Discover the 26 scariest horror books to read in 2019
Like a good horror story? The horror genre has been around for centuries, but it really came into its own during the second half of the 20th century.
Below, we’ve assembled a list of the 26 best horror books of all time. Scroll down and you’ll find a variety of exciting, scary reads, from timeless horror classics to modern reads best known for their film adaptations.
Our guide includes the classic horror stories you’ve heard of before, and some you will not have. We’ve also focused on the books that are either considered to be timeless or what can subjectively be deemed the ‘best of al time’, and books that are new to 2019 (whether an update of a class or otherwise).
Table of Contents:
1. The Shining, by Stephen King
The Shining is widely regarded as Stephen King’s horror masterpiece — a chilling story about a young boy whose family is tasked with taking care of the remote Overlook Hotel over the winter season.
As the hotel is cut off from the outside world, it starts to affect the family, turning what should be a routine winter season into a terrifying experience.
Although it’s best known as a film, the novel version of The Shining is a fantastic read. If you’re a fan of Stephen King, or just a horror enthusiast looking for a chilling read, this book is a tough one to put down.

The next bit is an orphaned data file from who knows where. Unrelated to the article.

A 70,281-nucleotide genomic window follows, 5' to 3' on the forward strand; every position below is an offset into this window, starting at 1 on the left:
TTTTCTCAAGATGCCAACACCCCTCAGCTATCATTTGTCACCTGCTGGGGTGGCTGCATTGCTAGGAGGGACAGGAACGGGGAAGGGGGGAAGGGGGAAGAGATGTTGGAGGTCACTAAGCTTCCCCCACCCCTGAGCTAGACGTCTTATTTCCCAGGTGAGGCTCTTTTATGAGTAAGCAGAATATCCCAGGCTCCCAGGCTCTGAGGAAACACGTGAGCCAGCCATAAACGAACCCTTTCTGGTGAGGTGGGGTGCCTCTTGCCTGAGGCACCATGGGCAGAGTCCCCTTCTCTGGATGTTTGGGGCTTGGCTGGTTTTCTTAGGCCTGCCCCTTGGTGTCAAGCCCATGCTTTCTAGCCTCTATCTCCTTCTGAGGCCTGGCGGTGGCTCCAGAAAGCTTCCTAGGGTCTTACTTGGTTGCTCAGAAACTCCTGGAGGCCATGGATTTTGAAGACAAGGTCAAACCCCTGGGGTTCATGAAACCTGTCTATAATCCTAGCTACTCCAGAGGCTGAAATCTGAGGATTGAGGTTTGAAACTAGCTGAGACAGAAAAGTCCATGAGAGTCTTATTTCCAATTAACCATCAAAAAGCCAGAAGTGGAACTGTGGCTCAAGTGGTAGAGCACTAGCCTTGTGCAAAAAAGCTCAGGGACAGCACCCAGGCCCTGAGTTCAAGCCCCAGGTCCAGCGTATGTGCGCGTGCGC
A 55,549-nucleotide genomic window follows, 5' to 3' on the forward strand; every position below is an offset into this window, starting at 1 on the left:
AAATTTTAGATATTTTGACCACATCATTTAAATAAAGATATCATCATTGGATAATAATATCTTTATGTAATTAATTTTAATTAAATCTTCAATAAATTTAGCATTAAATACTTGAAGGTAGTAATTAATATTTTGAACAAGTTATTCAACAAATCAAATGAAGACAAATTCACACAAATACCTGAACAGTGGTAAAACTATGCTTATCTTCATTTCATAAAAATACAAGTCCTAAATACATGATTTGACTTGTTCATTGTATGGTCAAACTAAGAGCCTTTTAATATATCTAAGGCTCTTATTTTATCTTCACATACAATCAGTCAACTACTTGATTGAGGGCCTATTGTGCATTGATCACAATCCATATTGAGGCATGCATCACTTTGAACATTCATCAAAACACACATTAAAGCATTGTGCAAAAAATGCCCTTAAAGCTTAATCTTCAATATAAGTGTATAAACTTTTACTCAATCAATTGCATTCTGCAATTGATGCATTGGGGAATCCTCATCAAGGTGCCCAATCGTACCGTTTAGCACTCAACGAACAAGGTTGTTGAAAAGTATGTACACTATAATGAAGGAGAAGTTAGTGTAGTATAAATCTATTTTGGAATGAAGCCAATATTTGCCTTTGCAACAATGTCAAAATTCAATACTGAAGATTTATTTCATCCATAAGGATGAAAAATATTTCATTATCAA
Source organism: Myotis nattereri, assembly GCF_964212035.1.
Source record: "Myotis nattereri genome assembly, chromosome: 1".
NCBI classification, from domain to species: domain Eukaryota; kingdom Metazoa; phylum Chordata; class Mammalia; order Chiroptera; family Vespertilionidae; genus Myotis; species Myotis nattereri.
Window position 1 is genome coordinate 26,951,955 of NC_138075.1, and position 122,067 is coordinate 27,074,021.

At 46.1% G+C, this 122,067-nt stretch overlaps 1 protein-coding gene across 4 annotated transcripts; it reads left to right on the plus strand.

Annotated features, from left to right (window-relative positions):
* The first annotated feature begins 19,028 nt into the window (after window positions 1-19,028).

2. The Haunting of Hill House, by Shirley Jackson
First published in 1959, The Haunting of Hill House was one of the first gothic horror novels. It follows four characters as they investigate Hill House, a mansion that’s widely rumoured to be a major location for the supernatural.
Over the course of their investigation, the inhabitants experience a series of strange events in the house, making some of them question their sense of reality.
A major inspiration for other horror authors, The Haunting of Hill House is a classic horror novel that inspired authors like Stephen King. Despite its age, the story doesn’t feel dated, making this a great read if you’re a fan of timeless horror stories. You’ve no doubt also seen the Netflix adaptation, an incredibly dark and jumpy take on what is also a dark and jumpy book!
3. House Of Leaves, by Mark Z. Danielewski
Equal parts love story and modern horror classic, House of Leaves is an ergodic novel written by Mark Z. Danielewski. The novel incorporates several narratives, from LA tattoo artist Johnny Truant to Zampanò, the deceased owner of an LA apartment.
The book takes twists and turns exploring themes of sanity, personal horror, and an almost Truman Show style of questioning the reality around us; all within the confines of walls (which you’ll never look at the same again after finishing this masterpiece).